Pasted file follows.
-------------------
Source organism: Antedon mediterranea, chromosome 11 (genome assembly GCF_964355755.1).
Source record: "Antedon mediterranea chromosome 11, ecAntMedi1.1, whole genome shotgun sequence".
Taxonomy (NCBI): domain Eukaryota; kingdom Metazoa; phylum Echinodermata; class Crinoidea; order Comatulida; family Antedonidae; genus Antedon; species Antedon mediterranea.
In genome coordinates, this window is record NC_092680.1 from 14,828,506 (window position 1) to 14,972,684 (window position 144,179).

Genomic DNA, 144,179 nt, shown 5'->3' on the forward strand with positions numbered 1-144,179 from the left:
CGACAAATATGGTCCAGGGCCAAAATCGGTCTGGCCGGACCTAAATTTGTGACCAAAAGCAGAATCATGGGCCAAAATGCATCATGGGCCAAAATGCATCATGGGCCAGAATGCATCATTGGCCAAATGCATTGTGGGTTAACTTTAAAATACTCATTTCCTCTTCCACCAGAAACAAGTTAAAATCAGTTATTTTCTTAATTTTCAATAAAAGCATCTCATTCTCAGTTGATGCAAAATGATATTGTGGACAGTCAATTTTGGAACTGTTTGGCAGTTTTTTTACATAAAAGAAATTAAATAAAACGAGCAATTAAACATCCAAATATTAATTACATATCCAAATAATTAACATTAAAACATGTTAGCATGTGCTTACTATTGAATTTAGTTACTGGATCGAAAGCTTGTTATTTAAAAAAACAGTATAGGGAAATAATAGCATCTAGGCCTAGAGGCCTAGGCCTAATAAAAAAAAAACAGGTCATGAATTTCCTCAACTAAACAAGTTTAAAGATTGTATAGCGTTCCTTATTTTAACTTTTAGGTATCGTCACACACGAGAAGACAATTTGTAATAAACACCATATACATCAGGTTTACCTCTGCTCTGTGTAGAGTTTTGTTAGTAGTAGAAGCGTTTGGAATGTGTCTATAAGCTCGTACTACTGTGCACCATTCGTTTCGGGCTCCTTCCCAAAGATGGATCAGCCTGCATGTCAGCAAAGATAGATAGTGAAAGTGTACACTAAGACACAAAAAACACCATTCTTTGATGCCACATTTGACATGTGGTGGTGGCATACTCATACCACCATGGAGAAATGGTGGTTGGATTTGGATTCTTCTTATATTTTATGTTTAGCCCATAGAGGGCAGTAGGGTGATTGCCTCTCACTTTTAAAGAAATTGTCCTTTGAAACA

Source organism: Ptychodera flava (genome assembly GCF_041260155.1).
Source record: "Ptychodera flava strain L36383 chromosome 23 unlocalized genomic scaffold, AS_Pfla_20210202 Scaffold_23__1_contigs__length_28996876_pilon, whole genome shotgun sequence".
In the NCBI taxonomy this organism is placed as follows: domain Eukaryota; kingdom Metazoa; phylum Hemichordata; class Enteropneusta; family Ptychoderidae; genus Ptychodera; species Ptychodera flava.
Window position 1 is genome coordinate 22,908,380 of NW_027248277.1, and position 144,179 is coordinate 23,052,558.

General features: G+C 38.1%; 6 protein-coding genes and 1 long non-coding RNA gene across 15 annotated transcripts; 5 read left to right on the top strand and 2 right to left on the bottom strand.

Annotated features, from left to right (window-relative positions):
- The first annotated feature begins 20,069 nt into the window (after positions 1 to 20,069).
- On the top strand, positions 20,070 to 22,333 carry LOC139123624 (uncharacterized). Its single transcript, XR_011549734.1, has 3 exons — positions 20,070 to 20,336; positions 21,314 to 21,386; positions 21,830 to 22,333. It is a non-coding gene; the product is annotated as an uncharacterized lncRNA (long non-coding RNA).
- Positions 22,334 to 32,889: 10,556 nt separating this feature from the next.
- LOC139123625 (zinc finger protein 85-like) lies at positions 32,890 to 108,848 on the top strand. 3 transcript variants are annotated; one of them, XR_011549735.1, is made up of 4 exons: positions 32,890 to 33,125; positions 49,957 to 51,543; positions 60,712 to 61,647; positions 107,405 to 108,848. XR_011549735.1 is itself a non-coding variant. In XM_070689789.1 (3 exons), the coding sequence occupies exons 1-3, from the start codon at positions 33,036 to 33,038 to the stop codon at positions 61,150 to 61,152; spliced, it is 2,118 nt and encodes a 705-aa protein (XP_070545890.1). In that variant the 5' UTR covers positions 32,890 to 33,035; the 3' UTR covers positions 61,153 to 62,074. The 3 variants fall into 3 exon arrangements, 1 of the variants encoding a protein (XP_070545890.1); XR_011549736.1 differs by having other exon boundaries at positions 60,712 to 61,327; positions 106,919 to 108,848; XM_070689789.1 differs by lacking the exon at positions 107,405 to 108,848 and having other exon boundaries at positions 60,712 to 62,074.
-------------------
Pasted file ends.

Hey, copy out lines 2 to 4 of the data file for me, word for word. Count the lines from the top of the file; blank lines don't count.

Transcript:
Source record: "Antedon mediterranea chromosome 11, ecAntMedi1.1, whole genome shotgun sequence".
Taxonomy (NCBI): domain Eukaryota; kingdom Metazoa; phylum Echinodermata; class Crinoidea; order Comatulida; family Antedonidae; genus Antedon; species Antedon mediterranea.
In genome coordinates, this window is record NC_092680.1 from 14,828,506 (window position 1) to 14,972,684 (window position 144,179).